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Hunner lesion versus non-Hunner lesion interstitial cystitis/bladder pain syndrome

Journal article
Authors K. E. Whitmore
Magnus Fall
A. Sengiku
H. Tomoe
Yr Logadottir
Y. H. Kim
Published in International Journal of Urology
Volume 26
Pages 26-34
ISSN 0919-8172
Publication year 2019
Published at Institute of Clinical Sciences, Department of Urology
Pages 26-34
Language en
Links dx.doi.org/10.1111/iju.13971
Keywords bladder pain syndrome (BPS, PBS), Hunner lesion, Hunner lesion interstitial cystitis, interstitial, chronic pelvic pain, syndrome/interstitial cystitis, mast-cells, characteristics differ, eau guidelines, cyclosporine-a, nitric-oxide, bladder, ulcer, standardization, Urology & Nephrology, hulte tl, 1956, journal of urology, v75, p63
Subject categories Urology and Nephrology

Abstract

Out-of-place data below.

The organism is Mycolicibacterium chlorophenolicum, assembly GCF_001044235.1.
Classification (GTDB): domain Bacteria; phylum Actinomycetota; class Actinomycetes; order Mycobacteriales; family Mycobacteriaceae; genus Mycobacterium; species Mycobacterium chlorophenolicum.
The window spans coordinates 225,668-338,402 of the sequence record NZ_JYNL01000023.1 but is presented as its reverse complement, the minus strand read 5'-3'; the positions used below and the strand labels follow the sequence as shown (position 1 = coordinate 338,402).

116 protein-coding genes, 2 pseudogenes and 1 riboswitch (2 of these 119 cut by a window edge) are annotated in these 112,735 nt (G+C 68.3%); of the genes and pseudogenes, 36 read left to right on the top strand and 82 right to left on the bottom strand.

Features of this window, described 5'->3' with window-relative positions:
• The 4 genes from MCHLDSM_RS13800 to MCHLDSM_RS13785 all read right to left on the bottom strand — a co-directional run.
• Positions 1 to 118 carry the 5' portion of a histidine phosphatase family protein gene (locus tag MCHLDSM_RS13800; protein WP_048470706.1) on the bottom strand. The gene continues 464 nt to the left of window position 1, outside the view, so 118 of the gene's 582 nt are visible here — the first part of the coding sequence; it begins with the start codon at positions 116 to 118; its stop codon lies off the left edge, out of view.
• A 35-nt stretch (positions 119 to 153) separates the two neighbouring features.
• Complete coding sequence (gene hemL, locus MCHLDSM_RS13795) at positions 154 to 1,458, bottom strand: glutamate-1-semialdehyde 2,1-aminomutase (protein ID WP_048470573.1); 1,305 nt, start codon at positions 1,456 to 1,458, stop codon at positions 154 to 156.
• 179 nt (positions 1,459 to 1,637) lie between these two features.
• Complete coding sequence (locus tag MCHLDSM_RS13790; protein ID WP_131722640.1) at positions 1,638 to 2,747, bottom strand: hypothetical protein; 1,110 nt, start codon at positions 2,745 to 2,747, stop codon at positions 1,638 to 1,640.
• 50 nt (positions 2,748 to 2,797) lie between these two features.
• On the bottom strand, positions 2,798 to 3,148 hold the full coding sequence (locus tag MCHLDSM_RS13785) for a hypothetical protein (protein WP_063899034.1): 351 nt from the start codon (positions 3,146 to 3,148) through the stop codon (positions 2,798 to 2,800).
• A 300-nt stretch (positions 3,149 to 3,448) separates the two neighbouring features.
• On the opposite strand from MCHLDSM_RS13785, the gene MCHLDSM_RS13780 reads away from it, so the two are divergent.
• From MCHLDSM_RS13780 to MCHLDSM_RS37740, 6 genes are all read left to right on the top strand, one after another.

Background Global consensus on the standardization of terminology for interstitial cystitis/bladder pain syndrome is lacking and is in the formative stages. The Workshop on Hunner lesion versus non-Hunner lesion at the 2018 International Consultation on Interstitial Cystitis Japan discussed prevalence, performance and outcome of endoscopy, the role of histopathology, and markers. Methods A panel of experts reviewed the literature regarding Hunner lesion vs. non-Hunner lesion interstitial cystitis/bladder pain syndrome. Results The prevalence of Hunner lesion has been reported to be 5-57%. Older age and smaller anatomic bladder capacity were associated with Hunner lesions. Cystoscopy using local anesthesia is not adequate in diagnosing interstitial cystitis but is needed to rule out confusable diseases. Cystoscopy with hydrodistention and redistention of the bladder is considered standard. A Hunner lesion is visualized as a quite typical inflammatory reaction: a reddened mucosal area with small vessels radiating towards a central scar, splitting at distension, usually associated with a waterfall bleeding pattern. Biopsies from the inflamed area show inflammatory infiltrates, granulation tissue, detrusor mastocytosis, and fibrin deposits. Ablation of Hunner lesions includes transurethral resection of lesions, fulguration, laser ablation, and cortical steroid injections. Mast cell density is a somewhat controversial matter, described differently in different studies: marked increase in Hunner lesion vs. non-Hunner lesion in the majority of studies, no difference in a few. Nitric oxide appears to be a definitive marker in distinguishing Hunner lesion vs. non-Hunner lesion disease. Macrophage migration inhibitory factor is elevated in Hunner lesion patients. Increased level of urinary proinflammatory genes expression has also been found in Hunner lesion subjects. Conclusions Hunner lesion patients are clinically and pathologically distinct from non-Hunner lesion bladder pain syndrome patients. RAMS P, 1988, NEUROUROLOGY AND URODYNAMICS, V7, P403

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